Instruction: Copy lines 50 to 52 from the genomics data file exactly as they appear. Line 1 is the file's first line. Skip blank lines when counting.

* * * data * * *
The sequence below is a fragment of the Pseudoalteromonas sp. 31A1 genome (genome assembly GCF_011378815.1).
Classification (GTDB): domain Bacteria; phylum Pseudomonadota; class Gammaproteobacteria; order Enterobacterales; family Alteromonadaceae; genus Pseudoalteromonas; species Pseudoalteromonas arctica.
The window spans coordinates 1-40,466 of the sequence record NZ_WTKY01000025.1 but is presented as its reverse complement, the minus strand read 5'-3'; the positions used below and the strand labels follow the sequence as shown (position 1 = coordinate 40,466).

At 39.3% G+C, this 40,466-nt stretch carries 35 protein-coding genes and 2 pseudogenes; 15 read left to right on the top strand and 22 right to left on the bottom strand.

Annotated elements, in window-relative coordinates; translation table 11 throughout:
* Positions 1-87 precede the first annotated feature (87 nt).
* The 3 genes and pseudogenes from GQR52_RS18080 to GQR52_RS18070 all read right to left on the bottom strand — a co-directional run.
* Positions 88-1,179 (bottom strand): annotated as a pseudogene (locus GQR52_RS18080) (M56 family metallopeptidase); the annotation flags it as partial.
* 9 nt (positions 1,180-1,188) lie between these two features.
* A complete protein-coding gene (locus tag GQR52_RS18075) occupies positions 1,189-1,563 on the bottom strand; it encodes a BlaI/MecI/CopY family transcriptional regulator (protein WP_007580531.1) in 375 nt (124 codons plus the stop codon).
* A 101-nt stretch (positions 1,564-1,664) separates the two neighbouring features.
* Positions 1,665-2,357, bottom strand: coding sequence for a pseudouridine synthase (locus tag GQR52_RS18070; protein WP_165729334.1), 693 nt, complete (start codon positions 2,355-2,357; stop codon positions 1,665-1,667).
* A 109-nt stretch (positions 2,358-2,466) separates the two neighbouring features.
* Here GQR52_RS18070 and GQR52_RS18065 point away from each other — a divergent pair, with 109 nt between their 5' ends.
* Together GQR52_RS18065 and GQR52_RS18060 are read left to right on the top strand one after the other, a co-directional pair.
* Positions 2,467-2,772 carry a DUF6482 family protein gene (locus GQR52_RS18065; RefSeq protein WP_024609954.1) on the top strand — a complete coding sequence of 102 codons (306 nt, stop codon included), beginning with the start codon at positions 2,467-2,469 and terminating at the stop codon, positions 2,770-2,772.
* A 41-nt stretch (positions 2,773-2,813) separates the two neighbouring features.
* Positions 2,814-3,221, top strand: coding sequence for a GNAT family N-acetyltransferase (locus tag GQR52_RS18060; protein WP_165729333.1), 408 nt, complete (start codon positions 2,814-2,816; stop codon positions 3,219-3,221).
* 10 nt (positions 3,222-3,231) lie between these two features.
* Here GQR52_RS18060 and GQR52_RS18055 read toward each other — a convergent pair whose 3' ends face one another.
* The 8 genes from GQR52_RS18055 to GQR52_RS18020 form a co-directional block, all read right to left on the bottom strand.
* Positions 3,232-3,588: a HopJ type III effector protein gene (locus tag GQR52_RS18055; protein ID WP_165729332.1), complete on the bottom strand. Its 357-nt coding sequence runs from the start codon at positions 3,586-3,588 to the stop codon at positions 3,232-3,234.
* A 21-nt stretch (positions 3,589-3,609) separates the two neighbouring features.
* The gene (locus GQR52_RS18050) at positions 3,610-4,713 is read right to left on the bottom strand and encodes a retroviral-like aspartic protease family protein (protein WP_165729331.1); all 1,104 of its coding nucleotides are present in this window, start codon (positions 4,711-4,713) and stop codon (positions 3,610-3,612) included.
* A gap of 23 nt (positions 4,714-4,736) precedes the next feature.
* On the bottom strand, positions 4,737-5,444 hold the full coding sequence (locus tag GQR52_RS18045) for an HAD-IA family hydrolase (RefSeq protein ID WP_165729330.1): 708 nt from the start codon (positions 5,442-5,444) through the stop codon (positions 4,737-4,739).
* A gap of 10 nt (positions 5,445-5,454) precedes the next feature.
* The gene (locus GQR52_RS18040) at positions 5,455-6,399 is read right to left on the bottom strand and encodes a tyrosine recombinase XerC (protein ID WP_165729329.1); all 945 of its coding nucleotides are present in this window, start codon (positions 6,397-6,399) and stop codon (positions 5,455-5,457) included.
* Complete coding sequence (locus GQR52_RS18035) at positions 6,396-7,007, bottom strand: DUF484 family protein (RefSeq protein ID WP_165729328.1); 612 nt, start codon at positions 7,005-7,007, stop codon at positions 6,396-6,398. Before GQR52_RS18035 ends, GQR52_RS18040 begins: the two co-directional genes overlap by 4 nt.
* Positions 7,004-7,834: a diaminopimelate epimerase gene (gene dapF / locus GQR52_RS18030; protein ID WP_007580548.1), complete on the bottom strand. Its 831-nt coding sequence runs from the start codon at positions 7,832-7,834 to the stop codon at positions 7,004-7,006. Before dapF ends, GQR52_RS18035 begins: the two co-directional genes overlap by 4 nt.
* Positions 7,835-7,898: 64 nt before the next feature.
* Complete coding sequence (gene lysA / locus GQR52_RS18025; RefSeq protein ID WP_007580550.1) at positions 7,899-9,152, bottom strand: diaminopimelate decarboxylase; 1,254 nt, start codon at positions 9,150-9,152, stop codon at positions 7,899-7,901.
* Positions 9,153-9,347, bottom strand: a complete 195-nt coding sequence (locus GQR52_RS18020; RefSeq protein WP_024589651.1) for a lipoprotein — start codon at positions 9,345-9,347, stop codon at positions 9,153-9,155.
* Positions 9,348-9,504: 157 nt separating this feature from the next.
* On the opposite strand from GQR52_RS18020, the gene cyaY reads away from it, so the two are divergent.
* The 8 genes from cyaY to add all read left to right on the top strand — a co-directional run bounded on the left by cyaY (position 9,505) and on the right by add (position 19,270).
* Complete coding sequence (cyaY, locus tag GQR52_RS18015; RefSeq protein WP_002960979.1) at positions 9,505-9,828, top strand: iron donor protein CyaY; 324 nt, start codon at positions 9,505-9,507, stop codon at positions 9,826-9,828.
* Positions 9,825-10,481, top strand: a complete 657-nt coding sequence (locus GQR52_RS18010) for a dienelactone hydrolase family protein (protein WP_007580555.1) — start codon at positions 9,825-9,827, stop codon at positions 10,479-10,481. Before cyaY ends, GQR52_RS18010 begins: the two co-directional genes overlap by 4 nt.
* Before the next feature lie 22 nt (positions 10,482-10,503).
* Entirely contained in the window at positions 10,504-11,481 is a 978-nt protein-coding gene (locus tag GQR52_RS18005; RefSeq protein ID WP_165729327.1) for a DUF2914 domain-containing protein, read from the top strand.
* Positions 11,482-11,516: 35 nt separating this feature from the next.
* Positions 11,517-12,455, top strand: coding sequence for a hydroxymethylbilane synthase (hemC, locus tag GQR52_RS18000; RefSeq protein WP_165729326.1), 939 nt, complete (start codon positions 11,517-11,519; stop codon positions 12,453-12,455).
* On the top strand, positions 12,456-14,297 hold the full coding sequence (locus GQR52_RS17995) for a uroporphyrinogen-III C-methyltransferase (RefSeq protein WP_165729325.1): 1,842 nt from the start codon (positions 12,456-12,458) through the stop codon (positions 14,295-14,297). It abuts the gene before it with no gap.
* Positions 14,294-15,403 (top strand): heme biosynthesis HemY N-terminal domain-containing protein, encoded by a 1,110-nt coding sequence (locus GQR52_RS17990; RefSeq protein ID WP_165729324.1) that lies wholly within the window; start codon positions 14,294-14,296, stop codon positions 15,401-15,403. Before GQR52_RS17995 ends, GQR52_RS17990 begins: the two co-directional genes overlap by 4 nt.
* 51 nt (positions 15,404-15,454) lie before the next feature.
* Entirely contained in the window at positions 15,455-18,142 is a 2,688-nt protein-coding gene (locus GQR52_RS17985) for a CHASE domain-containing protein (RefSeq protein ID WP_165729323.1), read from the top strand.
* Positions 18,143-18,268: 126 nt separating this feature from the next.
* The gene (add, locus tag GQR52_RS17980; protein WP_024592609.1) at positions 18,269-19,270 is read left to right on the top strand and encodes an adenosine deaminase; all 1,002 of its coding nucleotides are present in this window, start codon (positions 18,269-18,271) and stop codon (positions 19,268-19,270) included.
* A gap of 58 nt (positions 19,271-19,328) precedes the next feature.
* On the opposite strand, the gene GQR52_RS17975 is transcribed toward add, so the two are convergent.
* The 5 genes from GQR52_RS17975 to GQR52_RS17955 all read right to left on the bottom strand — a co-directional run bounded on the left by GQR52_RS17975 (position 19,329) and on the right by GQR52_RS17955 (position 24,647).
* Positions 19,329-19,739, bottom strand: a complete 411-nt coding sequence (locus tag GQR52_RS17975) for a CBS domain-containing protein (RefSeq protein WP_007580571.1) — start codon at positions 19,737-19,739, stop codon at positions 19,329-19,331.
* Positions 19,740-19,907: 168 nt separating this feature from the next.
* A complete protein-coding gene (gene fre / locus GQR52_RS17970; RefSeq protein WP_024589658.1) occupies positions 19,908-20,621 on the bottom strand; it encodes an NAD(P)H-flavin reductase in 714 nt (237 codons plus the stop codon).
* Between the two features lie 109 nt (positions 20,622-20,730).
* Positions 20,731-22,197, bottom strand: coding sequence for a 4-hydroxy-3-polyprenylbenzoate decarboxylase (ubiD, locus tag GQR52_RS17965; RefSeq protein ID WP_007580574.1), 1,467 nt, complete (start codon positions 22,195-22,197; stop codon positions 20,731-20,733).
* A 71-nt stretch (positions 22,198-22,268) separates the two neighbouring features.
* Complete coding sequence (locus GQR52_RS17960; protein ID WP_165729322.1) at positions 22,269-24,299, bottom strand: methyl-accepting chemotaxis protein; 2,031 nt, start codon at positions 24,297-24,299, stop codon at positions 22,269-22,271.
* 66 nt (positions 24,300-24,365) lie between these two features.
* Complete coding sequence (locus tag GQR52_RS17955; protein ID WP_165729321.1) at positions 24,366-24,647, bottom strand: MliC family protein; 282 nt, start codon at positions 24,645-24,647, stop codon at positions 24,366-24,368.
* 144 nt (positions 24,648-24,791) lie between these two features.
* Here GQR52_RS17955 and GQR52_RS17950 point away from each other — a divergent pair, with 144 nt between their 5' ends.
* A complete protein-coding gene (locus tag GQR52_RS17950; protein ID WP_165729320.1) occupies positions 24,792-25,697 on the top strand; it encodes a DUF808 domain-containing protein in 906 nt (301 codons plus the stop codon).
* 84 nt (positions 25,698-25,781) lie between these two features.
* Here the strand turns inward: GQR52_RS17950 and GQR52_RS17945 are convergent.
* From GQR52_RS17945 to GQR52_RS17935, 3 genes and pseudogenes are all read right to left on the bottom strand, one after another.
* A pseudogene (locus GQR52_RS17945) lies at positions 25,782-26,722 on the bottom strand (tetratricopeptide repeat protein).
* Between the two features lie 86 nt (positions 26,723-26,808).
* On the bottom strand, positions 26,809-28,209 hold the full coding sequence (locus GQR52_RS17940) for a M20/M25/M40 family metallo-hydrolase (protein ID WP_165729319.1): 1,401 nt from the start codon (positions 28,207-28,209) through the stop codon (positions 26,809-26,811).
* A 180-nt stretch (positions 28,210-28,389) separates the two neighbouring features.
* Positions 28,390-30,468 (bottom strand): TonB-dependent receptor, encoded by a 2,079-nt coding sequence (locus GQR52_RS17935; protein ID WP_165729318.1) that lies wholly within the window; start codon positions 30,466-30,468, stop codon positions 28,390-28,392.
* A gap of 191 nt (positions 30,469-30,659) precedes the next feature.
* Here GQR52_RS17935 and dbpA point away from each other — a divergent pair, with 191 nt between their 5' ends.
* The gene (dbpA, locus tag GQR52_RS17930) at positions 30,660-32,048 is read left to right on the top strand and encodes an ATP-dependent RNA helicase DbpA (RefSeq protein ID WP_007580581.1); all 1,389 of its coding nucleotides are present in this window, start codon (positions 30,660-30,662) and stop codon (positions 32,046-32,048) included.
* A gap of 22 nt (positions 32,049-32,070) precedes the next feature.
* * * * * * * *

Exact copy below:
* On the opposite strand, the gene GQR52_RS17975 is transcribed toward add, so the two are convergent.
* The 5 genes from GQR52_RS17975 to GQR52_RS17955 all read right to left on the bottom strand — a co-directional run bounded on the left by GQR52_RS17975 (position 19,329) and on the right by GQR52_RS17955 (position 24,647).
* Positions 19,329-19,739, bottom strand: a complete 411-nt coding sequence (locus tag GQR52_RS17975) for a CBS domain-containing protein (RefSeq protein WP_007580571.1) — start codon at positions 19,737-19,739, stop codon at positions 19,329-19,331.